For rough estimates of their equipment, see
The "LNR" has a staff of 14,727 people. Lugansk have 196 tanks, 357 armored vehicles, 204 artillery cannons, 105 mortars, 86 MLRS”
“DPR is 20,840 servicemen and 1,020 civilians. Tanks - 285, armored fighting vehicles - 557, guns - 240, mortars - 171, MLRS - 122 units”
Open Source Intelligence group Bellingcat reported to the Foreign Affairs Committee of the UK Parliament that nearly 8000 fighters associated with the Russian proxy Wagner group were in Ukraine and that nearly 3000 of them had been killed
Wagner group fighters are not believed to be included in Russian force estimates, but may figure into Ukrainian claims of Russian personnel casualties. Their inclusion would increase the Russian personnel total slightly
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2/20 It was a fascinating week for those who analyse the war in #Ukraine
. First, President Biden sent a request to Congress for US$33 billion dollars in military, economic and humanitarian aid for Ukraine. Then, the US Congress approved new Lend Lease legislation.
3/20 Additionally, US Secretary of Defense Austin described how “we want to see Russia weakened to the degree that it can’t do the kinds of things that it has done in invading Ukraine. They can win if they have the right equipment, and the right support.”
4/20 The Russians are now struggling to make a breakthrough in their ‘anaemic’ eastern offensive. Given this, the battlefield effectiveness of the Ukrainians and the huge flow of western aid, a Ukrainian counter offensive to retake their territory is a near certainty.
5/20 This is a nightmare scenario for the Russian military high command. Ukrainian success on the battlefield in the east and the south could mean that Russia may have to request an immediate ceasefire or withdraw its forces to its early February positions.
6/20 Russia's conventional forces have been found wanting in the north, and on the eastern plains of Ukraine. Henceforth, they will have little credibility as a tool of international influence (or bullying) for Russia.
7/20 Another option to avoid total Russian failure on the battlefield is the use of chemical, biological or even nuclear weapons. These might be used to stem Russian loses by destroying concentrations of Ukrainian soldiers or perhaps to force a rapid ceasefire.
8/20 Either way, Russia still ‘loses’. The use of weapons of mass destruction, if Russia’s generals don’t remove Putin first, would mean that Russia would be a pariah state for years, if not decades, into the future.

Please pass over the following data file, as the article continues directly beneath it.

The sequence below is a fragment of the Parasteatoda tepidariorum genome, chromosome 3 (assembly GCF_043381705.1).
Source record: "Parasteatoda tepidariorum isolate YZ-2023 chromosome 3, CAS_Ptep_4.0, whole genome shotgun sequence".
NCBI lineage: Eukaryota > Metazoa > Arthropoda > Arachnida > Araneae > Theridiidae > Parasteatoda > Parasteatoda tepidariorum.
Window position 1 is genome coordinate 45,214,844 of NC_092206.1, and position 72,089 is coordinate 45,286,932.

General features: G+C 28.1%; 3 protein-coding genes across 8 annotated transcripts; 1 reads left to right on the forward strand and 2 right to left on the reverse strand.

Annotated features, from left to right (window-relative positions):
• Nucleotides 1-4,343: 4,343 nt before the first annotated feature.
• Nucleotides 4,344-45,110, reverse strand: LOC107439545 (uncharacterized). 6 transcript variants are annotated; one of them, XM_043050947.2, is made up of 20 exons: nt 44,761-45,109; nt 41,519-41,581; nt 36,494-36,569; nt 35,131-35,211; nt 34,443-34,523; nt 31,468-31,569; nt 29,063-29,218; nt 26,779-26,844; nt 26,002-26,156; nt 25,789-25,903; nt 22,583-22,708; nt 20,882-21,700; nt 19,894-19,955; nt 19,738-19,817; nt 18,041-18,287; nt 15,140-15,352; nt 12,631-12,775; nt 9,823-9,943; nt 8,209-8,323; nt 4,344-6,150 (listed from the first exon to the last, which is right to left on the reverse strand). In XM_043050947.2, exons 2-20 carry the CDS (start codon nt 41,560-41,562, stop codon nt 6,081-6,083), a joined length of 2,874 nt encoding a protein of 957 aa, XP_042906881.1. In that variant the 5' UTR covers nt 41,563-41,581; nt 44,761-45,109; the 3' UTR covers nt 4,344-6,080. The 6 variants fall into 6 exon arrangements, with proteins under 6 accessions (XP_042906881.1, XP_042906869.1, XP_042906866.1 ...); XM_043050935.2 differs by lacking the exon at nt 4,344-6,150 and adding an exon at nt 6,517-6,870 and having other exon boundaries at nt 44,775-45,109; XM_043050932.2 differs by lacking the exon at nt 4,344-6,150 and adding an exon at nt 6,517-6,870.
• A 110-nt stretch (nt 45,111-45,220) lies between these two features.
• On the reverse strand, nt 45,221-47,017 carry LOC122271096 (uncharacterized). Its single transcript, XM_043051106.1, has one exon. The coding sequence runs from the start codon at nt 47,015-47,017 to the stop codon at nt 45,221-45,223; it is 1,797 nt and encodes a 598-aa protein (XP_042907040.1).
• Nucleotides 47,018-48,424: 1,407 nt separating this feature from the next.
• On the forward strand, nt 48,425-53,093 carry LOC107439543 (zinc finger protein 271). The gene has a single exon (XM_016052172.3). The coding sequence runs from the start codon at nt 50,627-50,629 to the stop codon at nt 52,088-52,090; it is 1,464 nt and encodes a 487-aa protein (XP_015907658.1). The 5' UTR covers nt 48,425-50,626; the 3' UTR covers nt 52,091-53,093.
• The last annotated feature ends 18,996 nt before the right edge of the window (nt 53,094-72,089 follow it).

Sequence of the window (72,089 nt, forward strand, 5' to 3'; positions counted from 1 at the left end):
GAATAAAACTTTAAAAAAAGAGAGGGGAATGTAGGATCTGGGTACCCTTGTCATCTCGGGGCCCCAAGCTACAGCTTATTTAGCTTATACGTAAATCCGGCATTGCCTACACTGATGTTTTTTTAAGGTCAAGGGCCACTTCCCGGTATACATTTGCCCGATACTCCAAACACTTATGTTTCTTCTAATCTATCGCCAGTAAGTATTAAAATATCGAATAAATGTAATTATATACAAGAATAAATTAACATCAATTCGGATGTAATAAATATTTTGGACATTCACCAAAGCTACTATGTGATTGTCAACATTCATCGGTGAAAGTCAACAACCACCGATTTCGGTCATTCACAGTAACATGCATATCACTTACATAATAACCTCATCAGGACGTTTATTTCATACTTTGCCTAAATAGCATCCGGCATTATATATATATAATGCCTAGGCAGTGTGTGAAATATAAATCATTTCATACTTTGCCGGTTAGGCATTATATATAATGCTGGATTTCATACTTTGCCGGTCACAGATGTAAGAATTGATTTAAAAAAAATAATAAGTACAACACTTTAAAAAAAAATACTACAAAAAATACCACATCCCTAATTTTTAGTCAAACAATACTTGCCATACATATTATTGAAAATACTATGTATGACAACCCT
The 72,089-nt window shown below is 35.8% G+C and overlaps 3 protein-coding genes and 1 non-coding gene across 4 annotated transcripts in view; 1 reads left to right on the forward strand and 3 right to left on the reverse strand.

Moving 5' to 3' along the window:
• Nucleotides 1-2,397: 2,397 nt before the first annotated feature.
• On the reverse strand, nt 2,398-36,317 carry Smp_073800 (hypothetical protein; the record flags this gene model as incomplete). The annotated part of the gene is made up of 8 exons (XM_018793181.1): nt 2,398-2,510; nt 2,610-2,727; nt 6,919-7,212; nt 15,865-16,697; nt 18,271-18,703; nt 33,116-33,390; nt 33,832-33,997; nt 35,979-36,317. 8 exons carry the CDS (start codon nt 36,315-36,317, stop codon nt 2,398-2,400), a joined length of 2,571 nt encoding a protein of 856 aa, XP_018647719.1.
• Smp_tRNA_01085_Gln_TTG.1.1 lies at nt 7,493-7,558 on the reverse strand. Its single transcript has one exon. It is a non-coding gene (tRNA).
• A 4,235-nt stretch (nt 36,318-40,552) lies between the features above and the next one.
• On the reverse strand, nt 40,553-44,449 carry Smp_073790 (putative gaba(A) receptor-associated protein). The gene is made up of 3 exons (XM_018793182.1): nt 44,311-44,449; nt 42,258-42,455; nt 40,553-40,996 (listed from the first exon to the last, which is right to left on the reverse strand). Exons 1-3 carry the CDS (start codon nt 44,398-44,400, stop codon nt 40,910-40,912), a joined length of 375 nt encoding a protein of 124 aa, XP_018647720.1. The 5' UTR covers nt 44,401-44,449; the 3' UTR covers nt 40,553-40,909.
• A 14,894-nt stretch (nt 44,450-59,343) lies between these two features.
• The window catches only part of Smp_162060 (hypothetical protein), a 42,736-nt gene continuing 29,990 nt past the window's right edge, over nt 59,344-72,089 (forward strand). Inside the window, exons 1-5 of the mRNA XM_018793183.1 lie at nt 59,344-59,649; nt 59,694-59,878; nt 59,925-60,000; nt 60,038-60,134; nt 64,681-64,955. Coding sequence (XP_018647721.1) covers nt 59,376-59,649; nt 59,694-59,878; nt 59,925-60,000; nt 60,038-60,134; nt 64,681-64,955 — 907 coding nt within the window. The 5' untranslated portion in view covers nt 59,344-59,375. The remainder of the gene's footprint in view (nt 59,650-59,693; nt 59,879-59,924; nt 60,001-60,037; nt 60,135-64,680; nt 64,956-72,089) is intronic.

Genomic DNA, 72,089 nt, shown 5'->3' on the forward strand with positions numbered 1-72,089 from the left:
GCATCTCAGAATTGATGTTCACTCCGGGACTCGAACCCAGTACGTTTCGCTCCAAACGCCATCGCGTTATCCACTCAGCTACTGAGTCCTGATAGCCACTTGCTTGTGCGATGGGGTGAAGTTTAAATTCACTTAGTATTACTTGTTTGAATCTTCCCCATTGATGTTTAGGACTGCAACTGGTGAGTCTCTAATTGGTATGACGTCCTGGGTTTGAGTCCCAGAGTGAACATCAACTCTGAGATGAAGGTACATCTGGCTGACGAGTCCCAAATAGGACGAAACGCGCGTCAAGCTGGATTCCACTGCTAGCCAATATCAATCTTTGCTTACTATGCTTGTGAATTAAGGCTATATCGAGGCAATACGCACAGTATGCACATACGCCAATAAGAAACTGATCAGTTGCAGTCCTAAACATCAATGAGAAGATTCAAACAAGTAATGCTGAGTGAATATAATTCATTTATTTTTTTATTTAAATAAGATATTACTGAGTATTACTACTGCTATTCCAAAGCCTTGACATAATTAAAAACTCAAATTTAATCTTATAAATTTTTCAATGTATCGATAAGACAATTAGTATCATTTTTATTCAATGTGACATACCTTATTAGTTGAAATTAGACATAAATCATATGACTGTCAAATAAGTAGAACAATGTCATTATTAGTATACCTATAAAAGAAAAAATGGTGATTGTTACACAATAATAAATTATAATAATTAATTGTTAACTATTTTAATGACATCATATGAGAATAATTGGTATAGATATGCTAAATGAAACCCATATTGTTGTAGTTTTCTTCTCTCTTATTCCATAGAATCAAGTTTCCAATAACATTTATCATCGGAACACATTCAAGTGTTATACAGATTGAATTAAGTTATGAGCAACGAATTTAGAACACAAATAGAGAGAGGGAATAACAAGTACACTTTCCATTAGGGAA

9/20 But, we should also remember that in the past half century, both Russia (Afghanistan) and the United States (Vietnam, Afghanistan) have lost wars without resorting to nuclear weapons.
10/20 What of the geopolitical impacts of a Russian loss? Perhaps the biggest loser would be China.
11/20 The Russia-China ‘friendship’ over the past several years has been constructed on a shared world view that the West is in decline & the need for a different world order than the post-World War 2 system built by the victors (which included Russia & China).
12/20 A Russian loss would upset President Xi’s efforts to persuade other nations that there are other forms of governance that work besides Western democratic models.
13/20 It would be a blow to Xi’s personal credibility – at home and abroad - because he invested in a relationship with a Russian President who is now a proven loser.
14/20 And it would also have an impact on Chinese aspirations for Taiwan – Ukraine’s tenacious defence has inspired the Taiwanese, and re-energised international support for the small island democracy.
15/20 Finally, the unity achieved in Europe and many other western nations in supporting Ukraine is a setback to Xi’s narrative about the decline of the west. It has sidelined Chinese influence.
16/20 As Craig Singleton has written recently, “Chinese President Xi Jinping has been reduced to a bystander seemingly at the mercy of decisions made not in Beijing but in Washington, Brussels, and, more importantly, Moscow.”
17/20 Even if the war ended tomorrow, Russia would be a much weaker and poorer nation than it was on 24 February. The magnitude of its losses in Ukraine – physical, moral and reputational – will take years to overcome.
18/20 It is likely, regardless of the outcome, to be a much more embittered nation, fuelled with narratives of NATO predations on Russia, while struggling to juggle the impacts of western sanctions. This makes it weak but also dangerous.
19/20 While the intention of the US administration may be to weaken Russia so that it can no longer threaten its neighbours, this must be a very carefully calibrated victory. The twentieth century has examples of the right ways and wrong ways to treat defeated nations.
20/20 We must learn from these examples. Because, if Russia (which retains nuclear weapons) is weakened too much in defeat, they may become a much more dangerous nation. And that is in none of our interests. End